Cutaneous Structural and Biochemical Correlates of Foot Complications in High-Risk Diabetes

  1. Martin J. Stevens, MD1,2
  1. 1School of Clinical and Experimental Medicine, University of Birmingham, Birmingham, U.K.
  2. 2Heart of England National Health Service Foundation Trust, Birmingham, U.K.
  1. Corresponding author: Martin J. Stevens, m.j.stevens{at}


OBJECTIVE Impairment of skin quality may contribute to diabetic foot ulceration (DFU). Our goal was to determine whether high-risk patients exhibited specific skin structural and metabolic deficits that could predispose to foot complications.

RESEARCH DESIGN AND METHODS A total of 46 patients comprising 9 diabetic control subjects, 16 with diabetic peripheral neuropathy (DPN) alone, and 21 with recurrent DFUs (including 9 with Charcot neuroarthropathy [CNA]) were recruited and compared with 14 nondiabetic control (NDC) subjects. DPN was assessed using the Michigan Neuropathy Screening Instrument (MNSI). Skin punch biopsies (3 mm) were performed on upper and lower leg skin for measurements of intraepidermal nerve fiber density (IENFD), structural analysis, type 1 procollagen abundance, tissue degrading matrix metalloproteinases (MMPs), and poly(ADP-ribose) (PAR) immunoreactivity.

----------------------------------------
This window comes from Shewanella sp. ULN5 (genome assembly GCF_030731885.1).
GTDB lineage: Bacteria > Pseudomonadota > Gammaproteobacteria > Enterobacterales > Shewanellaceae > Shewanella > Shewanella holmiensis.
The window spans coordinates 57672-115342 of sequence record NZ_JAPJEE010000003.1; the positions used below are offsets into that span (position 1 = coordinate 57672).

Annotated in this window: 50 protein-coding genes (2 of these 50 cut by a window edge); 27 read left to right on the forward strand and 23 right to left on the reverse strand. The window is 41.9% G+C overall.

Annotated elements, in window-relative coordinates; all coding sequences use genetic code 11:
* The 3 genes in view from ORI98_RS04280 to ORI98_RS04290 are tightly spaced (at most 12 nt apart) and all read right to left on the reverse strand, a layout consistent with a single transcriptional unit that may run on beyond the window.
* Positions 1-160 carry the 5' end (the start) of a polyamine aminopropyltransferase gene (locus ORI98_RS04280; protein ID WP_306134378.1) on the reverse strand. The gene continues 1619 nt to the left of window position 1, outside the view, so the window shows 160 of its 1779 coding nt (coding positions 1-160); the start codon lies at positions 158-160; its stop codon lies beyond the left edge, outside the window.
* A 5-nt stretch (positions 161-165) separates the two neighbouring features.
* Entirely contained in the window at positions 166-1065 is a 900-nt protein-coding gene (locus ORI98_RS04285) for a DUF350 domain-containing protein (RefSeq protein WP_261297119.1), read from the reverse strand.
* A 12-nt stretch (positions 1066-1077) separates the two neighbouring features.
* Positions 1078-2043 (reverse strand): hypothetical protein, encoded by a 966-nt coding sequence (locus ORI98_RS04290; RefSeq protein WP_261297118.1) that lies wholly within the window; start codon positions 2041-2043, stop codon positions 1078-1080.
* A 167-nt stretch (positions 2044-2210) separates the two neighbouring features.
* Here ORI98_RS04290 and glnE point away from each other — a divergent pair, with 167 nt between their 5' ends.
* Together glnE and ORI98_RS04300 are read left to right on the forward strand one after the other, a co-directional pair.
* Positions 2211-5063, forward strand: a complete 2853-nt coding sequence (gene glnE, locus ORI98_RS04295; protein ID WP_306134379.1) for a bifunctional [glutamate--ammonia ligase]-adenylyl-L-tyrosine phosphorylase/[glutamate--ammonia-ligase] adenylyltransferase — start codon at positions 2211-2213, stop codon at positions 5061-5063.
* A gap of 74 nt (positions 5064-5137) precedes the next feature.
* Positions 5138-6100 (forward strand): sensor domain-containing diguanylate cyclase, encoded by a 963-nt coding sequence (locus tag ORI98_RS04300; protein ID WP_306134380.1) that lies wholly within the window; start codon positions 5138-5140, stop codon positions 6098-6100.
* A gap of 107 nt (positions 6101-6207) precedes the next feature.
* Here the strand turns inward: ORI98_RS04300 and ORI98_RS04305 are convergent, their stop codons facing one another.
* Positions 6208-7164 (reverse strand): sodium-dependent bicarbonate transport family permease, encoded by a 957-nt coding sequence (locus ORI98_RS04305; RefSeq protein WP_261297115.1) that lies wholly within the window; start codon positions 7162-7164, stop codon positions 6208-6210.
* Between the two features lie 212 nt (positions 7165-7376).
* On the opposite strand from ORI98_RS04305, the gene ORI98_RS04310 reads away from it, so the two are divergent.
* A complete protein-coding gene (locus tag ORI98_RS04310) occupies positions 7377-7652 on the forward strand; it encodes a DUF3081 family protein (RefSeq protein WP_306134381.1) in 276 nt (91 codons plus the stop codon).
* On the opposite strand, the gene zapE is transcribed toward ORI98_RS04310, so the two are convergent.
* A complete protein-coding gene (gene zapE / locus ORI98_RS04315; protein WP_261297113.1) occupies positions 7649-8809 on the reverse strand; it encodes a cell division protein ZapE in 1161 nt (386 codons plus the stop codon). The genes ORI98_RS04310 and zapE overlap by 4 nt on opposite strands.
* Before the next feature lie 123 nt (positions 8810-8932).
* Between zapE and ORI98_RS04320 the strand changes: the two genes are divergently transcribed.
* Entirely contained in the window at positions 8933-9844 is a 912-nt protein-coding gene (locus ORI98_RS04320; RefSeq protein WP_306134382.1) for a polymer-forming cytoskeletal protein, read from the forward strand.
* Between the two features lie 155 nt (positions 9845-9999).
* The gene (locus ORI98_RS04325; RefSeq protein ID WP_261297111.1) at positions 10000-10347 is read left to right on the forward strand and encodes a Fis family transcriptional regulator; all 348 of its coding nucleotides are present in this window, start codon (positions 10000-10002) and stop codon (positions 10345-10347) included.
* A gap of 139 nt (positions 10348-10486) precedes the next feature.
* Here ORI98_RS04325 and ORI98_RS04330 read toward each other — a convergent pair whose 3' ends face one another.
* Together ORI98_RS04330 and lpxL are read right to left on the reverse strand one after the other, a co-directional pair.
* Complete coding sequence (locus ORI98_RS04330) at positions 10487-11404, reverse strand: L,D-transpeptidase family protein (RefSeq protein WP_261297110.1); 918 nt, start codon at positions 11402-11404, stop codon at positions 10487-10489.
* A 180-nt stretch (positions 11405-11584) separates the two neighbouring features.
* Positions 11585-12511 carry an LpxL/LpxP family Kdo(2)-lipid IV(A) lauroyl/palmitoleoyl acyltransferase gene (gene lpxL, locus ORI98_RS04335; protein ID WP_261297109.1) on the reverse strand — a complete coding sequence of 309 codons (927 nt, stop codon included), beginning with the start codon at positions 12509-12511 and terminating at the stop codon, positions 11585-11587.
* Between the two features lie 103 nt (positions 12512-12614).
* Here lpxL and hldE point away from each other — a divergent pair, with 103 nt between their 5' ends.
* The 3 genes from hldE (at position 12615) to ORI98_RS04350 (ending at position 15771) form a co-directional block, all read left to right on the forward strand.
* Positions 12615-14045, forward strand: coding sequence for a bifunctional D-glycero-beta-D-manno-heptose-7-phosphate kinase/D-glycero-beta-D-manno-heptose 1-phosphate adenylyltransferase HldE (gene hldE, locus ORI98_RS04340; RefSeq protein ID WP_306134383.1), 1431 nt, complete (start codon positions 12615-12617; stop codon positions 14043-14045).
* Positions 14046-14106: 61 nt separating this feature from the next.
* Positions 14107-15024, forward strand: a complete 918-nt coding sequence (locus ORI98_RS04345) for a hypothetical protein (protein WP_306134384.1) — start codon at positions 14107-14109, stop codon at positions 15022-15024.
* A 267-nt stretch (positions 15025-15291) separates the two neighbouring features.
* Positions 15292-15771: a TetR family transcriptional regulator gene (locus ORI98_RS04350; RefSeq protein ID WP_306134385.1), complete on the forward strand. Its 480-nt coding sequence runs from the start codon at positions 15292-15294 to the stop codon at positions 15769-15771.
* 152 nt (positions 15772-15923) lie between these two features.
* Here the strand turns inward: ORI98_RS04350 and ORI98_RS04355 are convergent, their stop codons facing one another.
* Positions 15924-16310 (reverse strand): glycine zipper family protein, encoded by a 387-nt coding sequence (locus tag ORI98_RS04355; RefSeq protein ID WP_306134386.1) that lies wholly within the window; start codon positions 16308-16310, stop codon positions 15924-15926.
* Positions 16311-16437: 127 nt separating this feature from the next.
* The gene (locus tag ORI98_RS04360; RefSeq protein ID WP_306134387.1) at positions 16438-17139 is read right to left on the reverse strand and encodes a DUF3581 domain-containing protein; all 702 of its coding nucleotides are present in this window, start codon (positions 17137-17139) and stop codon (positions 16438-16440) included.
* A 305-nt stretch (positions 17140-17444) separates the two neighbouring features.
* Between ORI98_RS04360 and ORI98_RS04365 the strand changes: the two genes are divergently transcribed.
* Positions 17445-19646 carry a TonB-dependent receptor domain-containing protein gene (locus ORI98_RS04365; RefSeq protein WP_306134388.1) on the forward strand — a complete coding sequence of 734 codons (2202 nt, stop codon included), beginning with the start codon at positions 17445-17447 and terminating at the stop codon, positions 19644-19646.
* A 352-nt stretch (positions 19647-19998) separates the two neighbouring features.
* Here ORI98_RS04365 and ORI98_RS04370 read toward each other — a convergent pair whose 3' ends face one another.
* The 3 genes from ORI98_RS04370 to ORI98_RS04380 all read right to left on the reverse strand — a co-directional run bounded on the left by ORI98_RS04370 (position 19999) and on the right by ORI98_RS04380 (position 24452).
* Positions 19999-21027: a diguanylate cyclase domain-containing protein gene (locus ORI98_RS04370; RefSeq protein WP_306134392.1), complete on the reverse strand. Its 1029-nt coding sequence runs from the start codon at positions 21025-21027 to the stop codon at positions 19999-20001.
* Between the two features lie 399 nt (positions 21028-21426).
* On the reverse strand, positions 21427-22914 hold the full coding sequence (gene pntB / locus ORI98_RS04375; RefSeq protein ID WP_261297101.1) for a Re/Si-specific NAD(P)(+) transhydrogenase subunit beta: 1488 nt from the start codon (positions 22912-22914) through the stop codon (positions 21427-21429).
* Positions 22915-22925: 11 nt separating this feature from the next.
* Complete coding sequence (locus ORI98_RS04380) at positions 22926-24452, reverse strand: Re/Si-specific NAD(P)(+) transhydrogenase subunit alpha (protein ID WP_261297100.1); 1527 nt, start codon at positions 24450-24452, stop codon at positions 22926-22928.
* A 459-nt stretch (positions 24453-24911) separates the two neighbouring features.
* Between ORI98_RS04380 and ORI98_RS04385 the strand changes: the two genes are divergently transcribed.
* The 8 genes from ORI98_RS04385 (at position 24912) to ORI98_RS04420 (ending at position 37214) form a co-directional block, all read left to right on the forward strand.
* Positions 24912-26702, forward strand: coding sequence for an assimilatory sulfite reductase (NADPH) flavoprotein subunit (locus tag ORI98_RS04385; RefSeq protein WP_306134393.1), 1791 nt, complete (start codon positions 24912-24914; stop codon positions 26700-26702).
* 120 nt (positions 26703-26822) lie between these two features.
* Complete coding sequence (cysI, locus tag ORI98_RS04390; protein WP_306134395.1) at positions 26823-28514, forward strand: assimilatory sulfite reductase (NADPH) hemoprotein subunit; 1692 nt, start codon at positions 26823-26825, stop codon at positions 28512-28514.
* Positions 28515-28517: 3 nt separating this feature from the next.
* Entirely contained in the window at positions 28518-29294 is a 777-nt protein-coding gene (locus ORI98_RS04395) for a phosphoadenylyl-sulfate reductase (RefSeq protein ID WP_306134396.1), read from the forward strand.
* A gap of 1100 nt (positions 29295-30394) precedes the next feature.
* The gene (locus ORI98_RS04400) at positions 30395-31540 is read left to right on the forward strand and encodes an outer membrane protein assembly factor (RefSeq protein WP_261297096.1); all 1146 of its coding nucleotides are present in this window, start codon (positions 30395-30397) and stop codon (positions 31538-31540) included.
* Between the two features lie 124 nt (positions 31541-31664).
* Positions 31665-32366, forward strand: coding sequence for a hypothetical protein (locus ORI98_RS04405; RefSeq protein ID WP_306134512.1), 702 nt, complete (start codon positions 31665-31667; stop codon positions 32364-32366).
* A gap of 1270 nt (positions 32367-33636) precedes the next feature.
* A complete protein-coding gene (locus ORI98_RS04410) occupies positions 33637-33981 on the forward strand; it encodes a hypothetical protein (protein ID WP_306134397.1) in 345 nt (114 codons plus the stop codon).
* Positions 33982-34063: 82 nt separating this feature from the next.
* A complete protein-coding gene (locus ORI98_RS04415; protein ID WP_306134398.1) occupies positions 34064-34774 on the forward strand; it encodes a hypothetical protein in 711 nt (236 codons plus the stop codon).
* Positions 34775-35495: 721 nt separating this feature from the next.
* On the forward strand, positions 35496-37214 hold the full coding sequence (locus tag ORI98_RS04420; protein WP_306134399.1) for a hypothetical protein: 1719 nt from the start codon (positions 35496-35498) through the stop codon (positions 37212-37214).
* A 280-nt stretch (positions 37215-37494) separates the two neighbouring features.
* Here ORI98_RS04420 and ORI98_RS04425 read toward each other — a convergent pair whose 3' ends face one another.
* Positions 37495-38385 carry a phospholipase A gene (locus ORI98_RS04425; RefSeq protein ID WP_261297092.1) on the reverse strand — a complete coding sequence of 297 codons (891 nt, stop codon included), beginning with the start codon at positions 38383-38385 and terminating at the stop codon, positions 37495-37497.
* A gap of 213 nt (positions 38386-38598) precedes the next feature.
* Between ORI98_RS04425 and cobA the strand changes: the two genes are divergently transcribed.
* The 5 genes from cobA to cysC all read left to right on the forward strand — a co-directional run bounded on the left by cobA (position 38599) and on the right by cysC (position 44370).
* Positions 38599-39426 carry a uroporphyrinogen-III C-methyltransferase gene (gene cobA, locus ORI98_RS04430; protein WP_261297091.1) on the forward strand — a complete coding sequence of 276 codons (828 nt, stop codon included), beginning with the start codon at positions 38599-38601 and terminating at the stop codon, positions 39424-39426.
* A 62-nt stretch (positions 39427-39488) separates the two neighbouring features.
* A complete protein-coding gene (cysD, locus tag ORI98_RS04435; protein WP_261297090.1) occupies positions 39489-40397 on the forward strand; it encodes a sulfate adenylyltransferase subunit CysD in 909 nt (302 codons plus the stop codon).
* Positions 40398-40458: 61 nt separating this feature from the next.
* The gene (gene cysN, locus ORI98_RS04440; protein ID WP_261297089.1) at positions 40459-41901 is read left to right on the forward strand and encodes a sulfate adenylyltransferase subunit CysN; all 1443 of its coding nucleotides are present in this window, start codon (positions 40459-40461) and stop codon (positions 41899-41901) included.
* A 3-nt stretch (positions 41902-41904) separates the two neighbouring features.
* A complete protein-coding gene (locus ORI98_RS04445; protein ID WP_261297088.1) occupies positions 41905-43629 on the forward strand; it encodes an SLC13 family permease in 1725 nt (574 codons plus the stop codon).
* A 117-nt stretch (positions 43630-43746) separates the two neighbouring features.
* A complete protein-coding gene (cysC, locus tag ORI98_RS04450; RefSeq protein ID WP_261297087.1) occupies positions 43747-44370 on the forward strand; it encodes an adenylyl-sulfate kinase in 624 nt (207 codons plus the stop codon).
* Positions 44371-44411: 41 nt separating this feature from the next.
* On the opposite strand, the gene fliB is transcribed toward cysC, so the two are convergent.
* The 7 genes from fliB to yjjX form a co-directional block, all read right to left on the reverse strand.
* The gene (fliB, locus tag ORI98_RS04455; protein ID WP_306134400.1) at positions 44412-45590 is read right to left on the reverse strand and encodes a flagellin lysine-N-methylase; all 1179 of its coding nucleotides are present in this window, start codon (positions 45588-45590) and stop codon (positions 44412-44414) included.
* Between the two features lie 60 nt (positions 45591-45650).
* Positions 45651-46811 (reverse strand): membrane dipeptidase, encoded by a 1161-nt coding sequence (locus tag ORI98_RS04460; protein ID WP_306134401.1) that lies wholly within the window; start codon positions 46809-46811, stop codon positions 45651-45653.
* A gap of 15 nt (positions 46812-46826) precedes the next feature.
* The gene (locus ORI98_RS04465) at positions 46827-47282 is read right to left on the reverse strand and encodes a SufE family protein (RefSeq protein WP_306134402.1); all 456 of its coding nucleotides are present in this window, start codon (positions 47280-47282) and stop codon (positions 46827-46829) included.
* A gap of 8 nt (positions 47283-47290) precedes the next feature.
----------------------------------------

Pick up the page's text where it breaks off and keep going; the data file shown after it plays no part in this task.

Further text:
RESULTS MNSI scores were comparable across DPN groups. IENFD was decreased by diabetes and DPN but did not differ between neuropathic groups. Skin structural deficit scores were elevated in all neuropathic subjects, particularly in the DFU group. Type 1 procollagen abundance was reduced in DFU subjects 387 ± 256 units (mean ± 1 SD) compared with NDC subjects (715 ± 100, P < 0.001). MMP-1 and MMP-2 were activated by diabetes. PAR immunoreactivity was increased in DFU (particularly in the CNA group; P < 0.01) compared with other DPN subjects.

CONCLUSIONS Increased PAR, reduced type 1 procollagen abundance, and impaired skin structure are associated with foot complications in diabetes. The potential of therapies that improve skin quality to reduce DFU needs to be investigated.

  • Received October 25, 2011.
  • Accepted April 1, 2012.

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